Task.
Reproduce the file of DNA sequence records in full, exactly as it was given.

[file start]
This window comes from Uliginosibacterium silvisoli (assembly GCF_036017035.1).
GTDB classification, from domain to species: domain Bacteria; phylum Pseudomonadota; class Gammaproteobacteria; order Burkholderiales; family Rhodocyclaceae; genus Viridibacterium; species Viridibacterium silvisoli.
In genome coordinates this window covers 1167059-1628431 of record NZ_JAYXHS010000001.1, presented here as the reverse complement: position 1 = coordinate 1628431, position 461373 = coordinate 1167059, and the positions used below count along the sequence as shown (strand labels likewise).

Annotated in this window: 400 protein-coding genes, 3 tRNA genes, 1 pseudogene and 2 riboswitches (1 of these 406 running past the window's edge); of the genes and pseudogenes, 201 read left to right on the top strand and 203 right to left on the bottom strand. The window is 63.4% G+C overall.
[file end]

This window comes from Uliginosibacterium silvisoli (assembly GCF_036017035.1).
GTDB classification, from domain to species: domain Bacteria; phylum Pseudomonadota; class Gammaproteobacteria; order Burkholderiales; family Rhodocyclaceae; genus Viridibacterium; species Viridibacterium silvisoli.
In genome coordinates this window covers 1167059-1628431 of record NZ_JAYXHS010000001.1, presented here as the reverse complement: position 1 = coordinate 1628431, position 461373 = coordinate 1167059, and the positions used below count along the sequence as shown (strand labels likewise).

Annotated in this window: 400 protein-coding genes, 3 tRNA genes, 1 pseudogene and 2 riboswitches (1 of these 406 running past the window's edge); of the genes and pseudogenes, 201 read left to right on the top strand and 203 right to left on the bottom strand. The window is 63.4% G+C overall.